Greco-Roman Conceptions of Crucifixion: “The Barren Tree”

The Romans employed crucifixion as a death sentence for the lowliest of scum. To them, the crucifix was known as “the barren tree”, a name surely used to embody the hopelessness and loneliness present in such a manner of death. What else could one possibly see when they think of such a phrase? Most likelyContinue reading “Greco-Roman Conceptions of Crucifixion: “The Barren Tree””

Psychedelics & Ancient Greece

Psychedelics are a danger I wish I had not touched. I wish I had not ventured onto that plane of existence. For on that plane, everything is obfuscated, nothing is as it seems, and in such darkness devils are known to dwell.   What plane? What is it like? Where does it lie? What awaits thoseContinue reading “Psychedelics & Ancient Greece”

Atheism in 2020 is Derivative of Christianity

There has not been a single well known atheist(Dawkins, Harris, Dillahunty) that has come out and acknowledged that, perhaps, just maybe, we have gone down the wrong civilizational path. No, they have not admitted that abandoning God may have led to a vacuum of which there is no better replacement. They have not theorized thatContinue reading “Atheism in 2020 is Derivative of Christianity”

Friedrich Nietzsche & Sam Harris Moving Beyond Christ: Conceptions of the Moral Landscape

In late 2010, Sam Harris, famed atheist public thinker, published what may be considered his magnum opus. “The Moral Landscape”, a then New York Times bestseller, attempts to argue that science can be used to observe human values. In it, Harris lays out what he believes to be a landscape of peaks and valleys uponContinue reading “Friedrich Nietzsche & Sam Harris Moving Beyond Christ: Conceptions of the Moral Landscape”

Jesus, Achilles, and Dionysus: A Dialectic

Pt. 1: Jesus & Achilles Within the context of the western canon, there are two characters that come closest to Christ and his salvation of all mankind. These two characters are Achilles and Dionysus. Yet despite how close these two are to being saviors, one a God, the other a demi-God, neither had the powerContinue reading “Jesus, Achilles, and Dionysus: A Dialectic”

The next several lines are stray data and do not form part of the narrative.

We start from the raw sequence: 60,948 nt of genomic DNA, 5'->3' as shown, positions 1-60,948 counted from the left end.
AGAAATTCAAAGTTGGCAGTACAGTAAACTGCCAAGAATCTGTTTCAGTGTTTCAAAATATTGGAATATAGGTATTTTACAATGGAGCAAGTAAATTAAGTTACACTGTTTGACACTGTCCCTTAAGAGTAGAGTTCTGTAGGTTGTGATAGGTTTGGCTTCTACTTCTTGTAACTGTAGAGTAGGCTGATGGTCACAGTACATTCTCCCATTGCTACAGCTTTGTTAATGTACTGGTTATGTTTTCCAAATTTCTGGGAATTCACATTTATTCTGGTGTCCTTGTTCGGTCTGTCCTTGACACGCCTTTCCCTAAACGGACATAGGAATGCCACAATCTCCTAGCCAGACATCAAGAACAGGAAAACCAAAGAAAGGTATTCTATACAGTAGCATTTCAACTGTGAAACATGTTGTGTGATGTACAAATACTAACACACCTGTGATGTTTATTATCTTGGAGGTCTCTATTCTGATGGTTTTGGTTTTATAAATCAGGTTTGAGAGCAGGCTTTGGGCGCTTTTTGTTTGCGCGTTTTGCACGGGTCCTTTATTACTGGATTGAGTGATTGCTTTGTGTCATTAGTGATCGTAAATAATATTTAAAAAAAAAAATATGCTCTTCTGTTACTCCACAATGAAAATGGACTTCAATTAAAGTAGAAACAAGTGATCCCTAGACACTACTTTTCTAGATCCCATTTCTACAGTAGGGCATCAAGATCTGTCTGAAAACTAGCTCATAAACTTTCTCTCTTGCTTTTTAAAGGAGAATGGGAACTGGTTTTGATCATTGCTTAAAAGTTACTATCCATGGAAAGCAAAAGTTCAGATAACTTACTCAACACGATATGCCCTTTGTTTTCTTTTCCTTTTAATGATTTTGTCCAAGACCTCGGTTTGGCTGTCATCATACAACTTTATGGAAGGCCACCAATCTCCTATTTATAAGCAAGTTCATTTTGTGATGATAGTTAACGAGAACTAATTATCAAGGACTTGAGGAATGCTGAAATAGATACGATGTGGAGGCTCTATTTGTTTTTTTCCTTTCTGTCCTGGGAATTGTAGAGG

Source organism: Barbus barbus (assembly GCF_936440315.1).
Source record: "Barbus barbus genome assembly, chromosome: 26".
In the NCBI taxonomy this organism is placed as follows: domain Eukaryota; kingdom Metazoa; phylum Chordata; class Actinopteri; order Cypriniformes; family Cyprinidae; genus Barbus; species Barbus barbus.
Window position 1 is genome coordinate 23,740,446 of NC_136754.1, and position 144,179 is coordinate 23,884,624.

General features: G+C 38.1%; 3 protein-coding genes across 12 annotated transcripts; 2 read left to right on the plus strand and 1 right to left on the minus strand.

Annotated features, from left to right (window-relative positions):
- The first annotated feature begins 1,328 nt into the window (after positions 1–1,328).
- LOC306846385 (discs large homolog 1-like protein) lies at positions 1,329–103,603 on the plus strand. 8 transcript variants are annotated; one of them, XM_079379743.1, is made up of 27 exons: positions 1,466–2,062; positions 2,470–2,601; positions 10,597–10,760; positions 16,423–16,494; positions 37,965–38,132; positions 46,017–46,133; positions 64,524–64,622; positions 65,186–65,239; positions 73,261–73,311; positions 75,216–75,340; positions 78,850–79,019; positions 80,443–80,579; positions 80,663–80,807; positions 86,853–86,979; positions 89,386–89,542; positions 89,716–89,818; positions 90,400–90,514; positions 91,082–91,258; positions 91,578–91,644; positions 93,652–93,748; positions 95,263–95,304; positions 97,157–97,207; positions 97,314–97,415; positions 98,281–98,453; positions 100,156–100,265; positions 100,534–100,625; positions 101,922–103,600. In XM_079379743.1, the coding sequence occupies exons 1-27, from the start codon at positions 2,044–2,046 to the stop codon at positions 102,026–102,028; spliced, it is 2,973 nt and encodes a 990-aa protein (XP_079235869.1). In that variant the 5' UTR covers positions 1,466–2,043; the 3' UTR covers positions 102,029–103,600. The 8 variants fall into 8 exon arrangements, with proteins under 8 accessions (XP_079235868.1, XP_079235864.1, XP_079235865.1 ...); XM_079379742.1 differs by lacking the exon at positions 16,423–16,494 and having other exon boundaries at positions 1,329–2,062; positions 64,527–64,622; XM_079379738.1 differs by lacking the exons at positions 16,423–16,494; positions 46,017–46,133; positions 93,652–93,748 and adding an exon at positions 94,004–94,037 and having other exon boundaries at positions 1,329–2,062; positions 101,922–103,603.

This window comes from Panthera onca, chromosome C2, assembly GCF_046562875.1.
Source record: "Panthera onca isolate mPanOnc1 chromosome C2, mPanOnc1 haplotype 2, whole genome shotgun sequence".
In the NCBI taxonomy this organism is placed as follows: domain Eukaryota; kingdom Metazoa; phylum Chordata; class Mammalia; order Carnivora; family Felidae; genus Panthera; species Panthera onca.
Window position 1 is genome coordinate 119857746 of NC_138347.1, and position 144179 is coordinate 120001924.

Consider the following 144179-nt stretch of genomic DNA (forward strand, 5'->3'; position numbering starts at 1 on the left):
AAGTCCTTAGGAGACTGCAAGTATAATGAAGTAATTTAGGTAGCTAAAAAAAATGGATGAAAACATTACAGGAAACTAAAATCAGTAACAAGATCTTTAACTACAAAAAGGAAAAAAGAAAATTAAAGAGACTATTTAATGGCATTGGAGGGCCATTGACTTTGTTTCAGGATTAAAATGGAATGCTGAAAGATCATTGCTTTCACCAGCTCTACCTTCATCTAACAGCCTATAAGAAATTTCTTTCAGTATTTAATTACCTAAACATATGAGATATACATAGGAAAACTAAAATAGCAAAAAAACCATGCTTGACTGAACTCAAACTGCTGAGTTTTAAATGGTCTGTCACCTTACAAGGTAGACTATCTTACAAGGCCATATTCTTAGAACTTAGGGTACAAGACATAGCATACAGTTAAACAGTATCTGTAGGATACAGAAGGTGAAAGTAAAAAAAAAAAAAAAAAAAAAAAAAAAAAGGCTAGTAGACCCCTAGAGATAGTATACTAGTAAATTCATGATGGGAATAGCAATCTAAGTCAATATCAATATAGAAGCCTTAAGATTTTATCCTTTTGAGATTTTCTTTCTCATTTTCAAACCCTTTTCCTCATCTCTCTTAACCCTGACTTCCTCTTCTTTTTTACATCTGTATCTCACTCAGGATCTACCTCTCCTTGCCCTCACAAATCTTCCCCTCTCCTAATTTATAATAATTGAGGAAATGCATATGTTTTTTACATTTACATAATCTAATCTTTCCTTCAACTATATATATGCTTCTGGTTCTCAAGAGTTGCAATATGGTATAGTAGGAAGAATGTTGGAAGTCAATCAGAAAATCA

BLM and the Functions of Mythology: as History & as Founding Myth

In recent writings, I have made several claims in regards to what BLM is aiming to do. Chief amongst those reads as follows: BLM are attempting to lay down a foundational mythos to justify usurping the current ruling order and that, ultimately, this attempt will fail because their new mythos is too untrue. Now weContinue reading “BLM and the Functions of Mythology: as History & as Founding Myth”

Kritike Tekhne (“Art of Judgement”)

The Greek conception of art critique was used to judge tools. For the greeks, a cup was art, a chair, a table, not some abstract blue blob frivolously splashed onto a blank white canvas. In this sense art always served some pragmatic, real-world end. A cup was to serve as a vessel for a beverage,Continue reading “Kritike Tekhne (“Art of Judgement”)”

BLM & the Dysfunction of Mythos

(I may suggest reading the previous post for both continuity and clarity.) Now that we understand that what we are watching unfold in the streets is the attempted establishment of a new mythos, we can move forward in the analysis. The next question is a simple one: Will they succeed? The answer of that questionContinue reading “BLM & the Dysfunction of Mythos”

BLM and Roman Mythology

In the annals of human history, there has never been a civilization without a founding mythology. From the Vikings of Northern Europe, to the Manchus of Northeast China, it is a matter of anthropological certainty that once a people settle, gather together, and begin to build a civilization, the deed cannot be done without mythos. Continue reading “BLM and Roman Mythology”